Series I, ORGANIZATION AND ADMINISTRATION, 1914-2010, n.d. (scattered) (#1.1-22.6, FD.1-FD.2, F+D.1-F+D.2, OD.1, E.1), includes articles of incorporation and by-laws; administrative policies and procedures; annual reports; and minutes related to the Women's Coalition, an umbrella organization that includes the League and affiliated women's organizations. There is some overlap in the minutes of the Board of Managers, Advisory Council, and Executive Committee. Minutes of the Public Affairs Committee, the League's legislative liaison and advocacy group, the Public Relations Committee, responsible for the League's print material and marketing strategies, and the Ways and Means Committee, responsible for fundraising activities, are also included. Although conference materials are scattered and incomplete, transcripts from national conferences held in 1914 and 1916 detail the League's history and development, governing structure, and goals (#11.6-11.7). Additional organizational histories in the form of first-hand accounts are also included (#22.4-22.5). Conference material, yearbooks, by-laws, and standing rules of the Association of Junior Leagues, Inc. and the Association of Junior Leagues International, provide insight into the League's governance. Also included are numerous awards, certifications, and citations; invitations and program flyers related to special events and fundraising activities; and president's reports. The series is arranged alphabetically and chronologically thereunder. Folder titles were created by the processor.
Series II, PROGRAMS, 1953-2007, n.d. (scattered) (#22.7-35.2, 217FB), includes brochures and fact sheets; computer data logs; financial records; member handbooks and directories, which were disassembled and refoldered; minutes of the admissions, placement, and provisional training committees; and applications, correspondence, evaluations, and member satisfaction surveys. This series also includes an Organizational Self-Assessment Program, jointly administered by the Association of the Junior League and the Hogg Foundation for Mental Health between 1978-1994, to determine members' motivation, attitudes, and orientation toward change and diversity (#26.7-27.4). A substantial amount of material relates to training programs, including applications, correspondence, educational hand-outs, and training manuals (disassembled). Training programs include Leadership Development (#30.6-34.1) to identify and facilitate growth in leadership skills among League members; Train the Trainer (#34.6-34.8), which provided League trainers with additional teaching skills; and Volunteers for Boston Children (#35.1), a program that enabled volunteers to work in the Boston metro area schools. Also included is material related to specialized seminars and workshops organized for League members, personnel from community agencies, and the public at large. A scrapbook of member activities in the South Shore area (#217FB), questionnaires, and surveys representing the experience of agencies, clients, and volunteers associated with community service projects, is also included. The series is arranged alphabetically and chronologically thereunder. Folder titles were created by the processor.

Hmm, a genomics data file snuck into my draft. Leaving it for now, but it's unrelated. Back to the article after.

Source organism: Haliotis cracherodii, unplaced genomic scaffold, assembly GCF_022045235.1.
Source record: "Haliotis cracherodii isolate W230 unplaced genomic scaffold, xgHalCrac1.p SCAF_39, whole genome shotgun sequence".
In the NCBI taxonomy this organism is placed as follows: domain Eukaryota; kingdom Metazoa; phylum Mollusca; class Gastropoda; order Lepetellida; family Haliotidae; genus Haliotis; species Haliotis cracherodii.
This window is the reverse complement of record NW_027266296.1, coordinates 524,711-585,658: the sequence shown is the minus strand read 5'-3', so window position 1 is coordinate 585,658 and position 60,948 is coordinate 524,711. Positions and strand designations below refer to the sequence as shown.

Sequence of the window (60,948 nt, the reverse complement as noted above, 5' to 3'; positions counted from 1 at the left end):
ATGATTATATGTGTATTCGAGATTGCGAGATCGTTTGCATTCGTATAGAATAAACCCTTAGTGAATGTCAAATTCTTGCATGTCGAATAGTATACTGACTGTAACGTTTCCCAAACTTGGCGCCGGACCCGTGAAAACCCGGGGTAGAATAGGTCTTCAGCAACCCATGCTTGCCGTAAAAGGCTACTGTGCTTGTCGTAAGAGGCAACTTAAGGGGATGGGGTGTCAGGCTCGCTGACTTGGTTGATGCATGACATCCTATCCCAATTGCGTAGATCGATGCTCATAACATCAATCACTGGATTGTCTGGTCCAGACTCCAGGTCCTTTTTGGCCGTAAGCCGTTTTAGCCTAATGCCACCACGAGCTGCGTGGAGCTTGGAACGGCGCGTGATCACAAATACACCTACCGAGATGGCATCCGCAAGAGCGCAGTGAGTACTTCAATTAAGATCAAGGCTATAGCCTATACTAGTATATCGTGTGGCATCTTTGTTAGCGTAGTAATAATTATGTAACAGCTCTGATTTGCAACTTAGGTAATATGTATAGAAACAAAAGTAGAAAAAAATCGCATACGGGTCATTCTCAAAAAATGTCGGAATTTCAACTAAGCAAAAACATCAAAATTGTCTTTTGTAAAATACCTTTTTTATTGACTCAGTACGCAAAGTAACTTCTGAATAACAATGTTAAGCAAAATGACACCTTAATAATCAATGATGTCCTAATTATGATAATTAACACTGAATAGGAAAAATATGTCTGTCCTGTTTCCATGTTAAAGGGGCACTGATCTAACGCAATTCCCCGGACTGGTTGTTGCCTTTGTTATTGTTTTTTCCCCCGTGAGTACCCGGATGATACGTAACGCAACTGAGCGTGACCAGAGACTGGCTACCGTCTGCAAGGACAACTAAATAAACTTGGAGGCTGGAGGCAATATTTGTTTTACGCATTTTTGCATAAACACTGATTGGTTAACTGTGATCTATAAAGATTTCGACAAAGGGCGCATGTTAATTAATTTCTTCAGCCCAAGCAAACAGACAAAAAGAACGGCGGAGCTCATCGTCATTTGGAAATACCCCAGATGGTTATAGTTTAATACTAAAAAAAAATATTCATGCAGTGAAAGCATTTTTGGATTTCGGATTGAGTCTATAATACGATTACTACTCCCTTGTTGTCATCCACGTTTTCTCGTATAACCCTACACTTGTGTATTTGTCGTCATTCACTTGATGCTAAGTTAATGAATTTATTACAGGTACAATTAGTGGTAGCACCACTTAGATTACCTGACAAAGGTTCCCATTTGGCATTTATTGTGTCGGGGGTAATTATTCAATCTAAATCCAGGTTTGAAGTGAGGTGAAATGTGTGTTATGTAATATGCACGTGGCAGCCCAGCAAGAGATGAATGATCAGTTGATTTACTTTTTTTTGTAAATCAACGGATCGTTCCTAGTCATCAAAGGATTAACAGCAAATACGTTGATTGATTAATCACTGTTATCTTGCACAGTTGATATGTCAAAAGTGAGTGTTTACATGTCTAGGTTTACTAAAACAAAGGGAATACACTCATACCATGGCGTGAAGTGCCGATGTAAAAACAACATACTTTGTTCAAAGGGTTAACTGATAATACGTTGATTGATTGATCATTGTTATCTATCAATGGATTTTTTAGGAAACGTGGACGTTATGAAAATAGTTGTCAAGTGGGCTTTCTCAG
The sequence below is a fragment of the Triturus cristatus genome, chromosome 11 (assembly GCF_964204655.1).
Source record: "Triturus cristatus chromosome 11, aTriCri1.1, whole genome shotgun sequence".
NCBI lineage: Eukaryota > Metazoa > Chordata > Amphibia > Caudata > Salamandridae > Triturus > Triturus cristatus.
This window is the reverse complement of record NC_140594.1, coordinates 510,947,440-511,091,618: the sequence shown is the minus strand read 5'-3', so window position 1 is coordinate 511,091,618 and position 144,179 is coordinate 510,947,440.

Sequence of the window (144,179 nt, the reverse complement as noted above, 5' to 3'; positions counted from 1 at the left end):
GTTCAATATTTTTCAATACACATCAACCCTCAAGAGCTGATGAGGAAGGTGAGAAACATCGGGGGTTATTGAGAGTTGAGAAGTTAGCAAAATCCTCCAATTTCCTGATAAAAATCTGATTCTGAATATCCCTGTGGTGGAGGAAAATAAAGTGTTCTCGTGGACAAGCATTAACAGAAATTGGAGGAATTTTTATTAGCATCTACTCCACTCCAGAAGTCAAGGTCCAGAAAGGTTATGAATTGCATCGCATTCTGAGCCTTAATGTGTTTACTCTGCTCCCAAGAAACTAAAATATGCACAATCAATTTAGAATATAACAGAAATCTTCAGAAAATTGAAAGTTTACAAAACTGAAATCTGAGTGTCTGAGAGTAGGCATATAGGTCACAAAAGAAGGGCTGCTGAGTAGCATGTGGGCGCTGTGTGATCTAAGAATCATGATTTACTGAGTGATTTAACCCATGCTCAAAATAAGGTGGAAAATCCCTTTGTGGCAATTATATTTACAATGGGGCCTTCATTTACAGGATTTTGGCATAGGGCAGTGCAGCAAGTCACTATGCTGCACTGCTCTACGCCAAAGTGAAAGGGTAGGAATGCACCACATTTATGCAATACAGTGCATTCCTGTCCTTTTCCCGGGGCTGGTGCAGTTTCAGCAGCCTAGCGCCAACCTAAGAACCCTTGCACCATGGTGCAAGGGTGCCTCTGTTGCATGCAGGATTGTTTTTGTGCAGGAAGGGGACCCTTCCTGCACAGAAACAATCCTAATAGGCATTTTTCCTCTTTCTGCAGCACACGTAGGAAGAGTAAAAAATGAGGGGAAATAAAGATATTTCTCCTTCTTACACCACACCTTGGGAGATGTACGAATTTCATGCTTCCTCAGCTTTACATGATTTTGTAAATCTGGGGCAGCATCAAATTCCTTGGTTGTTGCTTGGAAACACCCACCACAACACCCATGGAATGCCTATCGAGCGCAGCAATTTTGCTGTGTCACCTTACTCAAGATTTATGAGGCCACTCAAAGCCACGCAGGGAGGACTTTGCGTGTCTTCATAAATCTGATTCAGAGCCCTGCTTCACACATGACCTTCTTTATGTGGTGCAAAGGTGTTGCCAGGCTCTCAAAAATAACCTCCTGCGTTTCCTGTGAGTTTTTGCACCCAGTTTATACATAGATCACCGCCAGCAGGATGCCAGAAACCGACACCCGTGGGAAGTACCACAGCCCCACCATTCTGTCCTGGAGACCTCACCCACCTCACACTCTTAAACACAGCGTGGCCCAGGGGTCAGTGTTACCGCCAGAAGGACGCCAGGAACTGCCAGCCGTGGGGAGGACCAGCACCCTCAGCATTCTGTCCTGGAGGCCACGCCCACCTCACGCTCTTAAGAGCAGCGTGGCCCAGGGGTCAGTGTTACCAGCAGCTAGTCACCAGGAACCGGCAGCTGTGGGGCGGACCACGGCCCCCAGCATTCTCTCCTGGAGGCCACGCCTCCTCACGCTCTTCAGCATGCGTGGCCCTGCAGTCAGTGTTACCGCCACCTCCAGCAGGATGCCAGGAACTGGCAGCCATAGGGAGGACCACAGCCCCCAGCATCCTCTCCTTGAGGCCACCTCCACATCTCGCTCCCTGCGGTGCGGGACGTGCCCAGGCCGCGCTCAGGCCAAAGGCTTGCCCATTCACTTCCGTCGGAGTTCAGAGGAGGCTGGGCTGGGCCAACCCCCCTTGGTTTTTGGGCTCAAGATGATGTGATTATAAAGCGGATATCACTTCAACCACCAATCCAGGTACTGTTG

Series III, MEMBERSHIP RECORDS, 1910-2009, (scattered) (#36.1-164.3, 165CB-181CB), includes applications, correspondence, admission, and enrollment forms; member profiles and placement forms; annual interviews, contracts, test booklets, and school transcripts. Membership records are restricted for 25 years from the date of creation. The series is arranged alphabetically. Folder titles were created by the processor.
Series IV. COMMUNITY SERVICE PROJECTS, ca.1960-2008, n.d. (scattered) (#182.1-210.11, 218FB, 219F+B - 220F+B), includes brochures, correspondence, financial records, and project proposals submitted by social agencies and volunteers; minutes, mid-year project reviews, evaluations forms and reports. Also included are policies and procedures for chairs of the Community Initiatives Steering Committee, Community Research Committee, and Community Program Office, which established goals and objectives, completed background research on potential applicants, and determined the success or failure of project objectives. There are also minutes, memoranda, and reports of committees with oversight of specific focus areas, including the Family Enrichment Oversight Committee (#186.1-186.5), which operated the Read Out Loud and Maternity Mentors Programs at Boston City Hospital; the Women's Lunch Place Committee (#187.2-187.7), which organized fundraisers and other events for homeless women; and the Adolescent Girls Initiative (#195.7-196.3), which included a conference and report The Positive Development of Adolescent Girls: A Two Year Project Evaluation (#196.2-196.3). Scrapbooks representing the Embankment Garden (#218FB), the Sunshine Singers (#219F+B), volunteers that performed in hospitals, schools, and other institutions , and the Women's Informational, Referral and Education Service (#220F+B), a mobile van that provided women with brochures, pamphlets, and referrals to health and social service matters, are also included. The series is arranged alphabetically and chronologically thereunder. Folder titles were created by the processor.